This last incident was the debacle that ultimately led to the “outing” of CIA agent Valerie Plame, who (quite ironically) was working undercover on keeping Iran from obtaining nuclear weapons, and the conviction of high White House official Scooter Libby. The Bush administration subsequently opposed ElBaradei's reappointment to his post -- and commuted Libby's sentence.}

Identity: A large majority of Iranians see their central identity in terms of their religion while one in four identify as a citizen of their country; very small minorities see their identity primarily as members of an ethnic group or as an individual. In sharp contrast, only a small minority of Americans identify themselves primarily in terms of their religion, while about half identify themselves primarily as citizens of the United States and nearly as many identify themselves primarily as individuals. Large majorities of both Iranians and Americans see themselves as citizens of the world as well as citizens of their country, but in both cases most identify more as citizens of their country.

Democracy and Human Rights: Iranians and Americans overwhelmingly endorse the importance of living in a country that is governed by representatives elected by the people. Iranians and Americans both give their country good marks in terms of being democratically representative and respecting the rights of the individual.

{Consider Prof. Seyyed Hossein Nasr on this subject:

Prof. Nasr speaking on Meet the Press
With the rise of secularism, many people in the West saw the rule of God through religion as tyranny and identified the tyranny of their rulers with the tyranny of religion, as is seen so clearly in the French Revolution. In contrast, in the Islamic world the tyranny of worldly rulers was never identified with what agnostic philosophers in the West called the tyranny of religion, and in this matter there are certain resemblances between the views of Islam and those of America's founding fathers...In much of the Islamic world today, Muslims are governed by dictatorial regimes, usually supported by the West if they happen to have a pro-Western stance and preserve Western interests. Muslims see Islam as a means of protecting themselves against this worldly tyranny as they had done in ages past.}

Iraq: A majority of Iranians believe that the current Iraqi government is the legitimate representative of the Iraqi people, have a fairly favorable view of Prime Minister Malaki and other Iraq leaders, and think US troops should be withdrawn within six months. Americans lean toward not seeing the current Iraqi government as the legitimate representative, have an unfavorable view of Maliki, and think US troops should be withdrawn according to a time-line of two years or less. Both Iranians and Americans see instability in Iraq as an important threat and believe that the war in Iraq has increased the likelihood of terrorist attacks.

{An op-ed piece in the Washington Post in July, 2007 by Michael Hirsh, senior Newsweek editor, quoted Mohsen Rezai, secretary of Iran's powerful Expediency Council, as telling him, "Rival Sunni countries oppose Maliki. We haven't.” Americans, according to an October 2007 article in the Baltimore Sun, have little understanding of the impact of the war on the people of Iraq. "An Associated Press poll in February found that the average American believed about 9,900 Iraqis had been killed since the end of major combat operations in 2003. Recent evidence suggests that things in Iraq may be 100 times worse than Americans realize."}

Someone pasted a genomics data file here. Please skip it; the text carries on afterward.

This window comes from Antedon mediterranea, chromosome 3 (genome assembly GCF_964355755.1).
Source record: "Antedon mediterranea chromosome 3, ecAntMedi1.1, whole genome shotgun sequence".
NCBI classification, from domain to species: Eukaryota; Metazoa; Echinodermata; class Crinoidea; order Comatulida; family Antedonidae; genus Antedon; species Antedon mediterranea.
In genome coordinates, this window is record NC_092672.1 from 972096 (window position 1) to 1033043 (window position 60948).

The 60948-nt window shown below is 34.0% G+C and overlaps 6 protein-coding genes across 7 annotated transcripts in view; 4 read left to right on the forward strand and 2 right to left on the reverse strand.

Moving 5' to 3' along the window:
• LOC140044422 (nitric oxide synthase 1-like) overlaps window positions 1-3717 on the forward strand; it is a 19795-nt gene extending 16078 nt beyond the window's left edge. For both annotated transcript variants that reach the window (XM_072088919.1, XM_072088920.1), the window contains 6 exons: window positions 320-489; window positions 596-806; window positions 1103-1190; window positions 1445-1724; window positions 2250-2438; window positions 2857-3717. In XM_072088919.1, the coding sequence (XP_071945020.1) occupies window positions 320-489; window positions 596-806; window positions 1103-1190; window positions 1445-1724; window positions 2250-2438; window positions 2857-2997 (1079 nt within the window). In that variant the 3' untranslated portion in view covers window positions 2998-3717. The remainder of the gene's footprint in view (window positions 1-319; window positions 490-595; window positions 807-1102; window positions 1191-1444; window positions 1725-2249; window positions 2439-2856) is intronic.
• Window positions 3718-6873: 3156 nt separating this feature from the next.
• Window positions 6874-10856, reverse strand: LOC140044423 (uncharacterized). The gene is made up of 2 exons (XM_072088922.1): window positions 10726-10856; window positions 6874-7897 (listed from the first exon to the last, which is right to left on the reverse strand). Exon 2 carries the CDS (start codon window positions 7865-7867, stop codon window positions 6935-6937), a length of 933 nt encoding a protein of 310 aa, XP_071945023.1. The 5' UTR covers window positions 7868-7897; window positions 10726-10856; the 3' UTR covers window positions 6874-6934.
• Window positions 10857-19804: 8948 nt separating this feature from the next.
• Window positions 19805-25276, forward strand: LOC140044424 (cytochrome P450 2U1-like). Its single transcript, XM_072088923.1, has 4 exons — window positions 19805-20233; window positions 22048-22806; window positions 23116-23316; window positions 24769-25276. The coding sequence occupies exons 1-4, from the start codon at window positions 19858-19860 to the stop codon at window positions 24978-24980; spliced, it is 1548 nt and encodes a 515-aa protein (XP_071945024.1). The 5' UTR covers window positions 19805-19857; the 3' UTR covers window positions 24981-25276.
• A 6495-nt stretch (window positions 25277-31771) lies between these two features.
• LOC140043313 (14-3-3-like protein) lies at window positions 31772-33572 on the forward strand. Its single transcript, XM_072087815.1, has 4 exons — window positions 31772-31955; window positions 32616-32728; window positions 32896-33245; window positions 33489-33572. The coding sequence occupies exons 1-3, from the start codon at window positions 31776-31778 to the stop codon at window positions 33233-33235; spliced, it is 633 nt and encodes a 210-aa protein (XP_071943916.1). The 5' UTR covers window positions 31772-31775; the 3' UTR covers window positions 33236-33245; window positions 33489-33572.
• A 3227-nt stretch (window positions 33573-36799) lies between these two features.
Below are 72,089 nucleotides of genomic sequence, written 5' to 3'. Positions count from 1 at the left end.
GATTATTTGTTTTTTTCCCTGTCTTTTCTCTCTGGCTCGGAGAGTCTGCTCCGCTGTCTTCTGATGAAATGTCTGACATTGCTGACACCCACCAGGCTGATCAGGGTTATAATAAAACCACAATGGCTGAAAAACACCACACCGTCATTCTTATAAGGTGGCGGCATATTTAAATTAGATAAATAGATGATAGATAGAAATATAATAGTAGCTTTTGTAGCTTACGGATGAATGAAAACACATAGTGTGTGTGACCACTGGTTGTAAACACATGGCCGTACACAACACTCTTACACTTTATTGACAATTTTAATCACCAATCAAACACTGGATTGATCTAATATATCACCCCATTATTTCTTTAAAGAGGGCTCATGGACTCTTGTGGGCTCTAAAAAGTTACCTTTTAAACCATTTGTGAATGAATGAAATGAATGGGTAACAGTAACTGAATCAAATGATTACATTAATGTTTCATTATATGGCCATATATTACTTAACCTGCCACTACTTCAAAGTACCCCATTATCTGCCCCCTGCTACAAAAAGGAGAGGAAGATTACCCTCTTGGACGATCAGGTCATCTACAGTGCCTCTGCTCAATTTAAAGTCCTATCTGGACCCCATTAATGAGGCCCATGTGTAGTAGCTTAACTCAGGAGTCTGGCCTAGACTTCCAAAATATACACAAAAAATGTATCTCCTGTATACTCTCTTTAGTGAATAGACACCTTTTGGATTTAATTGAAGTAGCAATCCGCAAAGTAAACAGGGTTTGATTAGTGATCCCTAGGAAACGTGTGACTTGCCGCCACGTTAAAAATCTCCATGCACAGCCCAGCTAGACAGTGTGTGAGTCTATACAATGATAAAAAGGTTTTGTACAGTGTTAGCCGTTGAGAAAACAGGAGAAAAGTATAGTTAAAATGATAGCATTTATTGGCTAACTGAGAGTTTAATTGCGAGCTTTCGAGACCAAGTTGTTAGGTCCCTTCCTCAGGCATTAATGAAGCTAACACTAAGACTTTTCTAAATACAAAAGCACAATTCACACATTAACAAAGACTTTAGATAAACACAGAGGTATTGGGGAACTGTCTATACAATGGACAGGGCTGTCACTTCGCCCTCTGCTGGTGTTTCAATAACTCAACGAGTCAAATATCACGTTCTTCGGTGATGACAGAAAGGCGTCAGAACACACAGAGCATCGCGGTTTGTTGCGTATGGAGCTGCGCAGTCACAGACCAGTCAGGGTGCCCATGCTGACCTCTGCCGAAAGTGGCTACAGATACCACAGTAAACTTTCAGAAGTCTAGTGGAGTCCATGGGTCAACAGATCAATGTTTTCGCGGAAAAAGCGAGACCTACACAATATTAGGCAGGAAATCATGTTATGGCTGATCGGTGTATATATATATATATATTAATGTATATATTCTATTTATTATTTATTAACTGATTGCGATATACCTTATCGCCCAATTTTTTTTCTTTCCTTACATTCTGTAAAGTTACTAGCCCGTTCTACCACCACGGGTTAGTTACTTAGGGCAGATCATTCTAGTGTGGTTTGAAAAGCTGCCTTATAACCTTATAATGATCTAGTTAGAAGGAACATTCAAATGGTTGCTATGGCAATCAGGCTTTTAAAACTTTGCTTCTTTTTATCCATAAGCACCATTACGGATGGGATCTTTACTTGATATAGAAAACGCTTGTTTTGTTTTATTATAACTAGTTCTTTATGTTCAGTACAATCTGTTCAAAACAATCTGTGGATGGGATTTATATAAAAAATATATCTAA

Middle East: Iranians have positive views of the influence of Syria, the Palestinians, Hamas and Hezbollah, while Americans have quite negative views. A large majority of Iranians have a negative view of Israel’s influence in the world, while nearly half of Americans concur.

{The Israeli declaration of independence (May 1948) states: “The State of Israel will be open for Jewish immigration and for the in-gathering of the Exiles; it will foster the development of the country for the benefit of all its inhabitants; it will be based on freedom, justice and peace as envisaged by the prophets of Israel; it will ensure complete equality of social and political rights to all its inhabitants irrespective of religion, race or sex; it will guarantee freedom of religion, conscience, language, education and culture; it will safeguard the Holy Places of all religions; and it will be faithful to the principles of the Charter of the United Nations.” For many detractors of today’s Israel, that exposition of lofty and laudable goals is far different from the daily reality of Israeli citizens and Palestinians -- both Muslims and Christians.

By way of further comparison, a study released in June 2006 by the Pew Research Center contained polling data from six predominantly Muslim countries: Egypt, Indonesia, Jordan, Nigeria, Pakistan and Turkey. Most polled saw Americans and Europeans as selfish, arrogant, immoral and greedy, with those percentages having increased over the previous year. They also see Westerners as disrespectful toward women. About 27% of Pakistanis and 16% of Turks see Christians favorably (these nations are considered allies in the “war on terror”). “Westerners,” said the Center's president, Andrew Kohut (reported in the Washington Post by Delphine Shrank) “think more Muslims support suicide bombings and other violence against civilians than is actually the case; moreover, the survey showed increasing opposition among Muslims to “targeting civilians in the name of Islam.” “Well over half of both Westerners and Muslims “expressed concern over the global rise of Islamic extremism.”}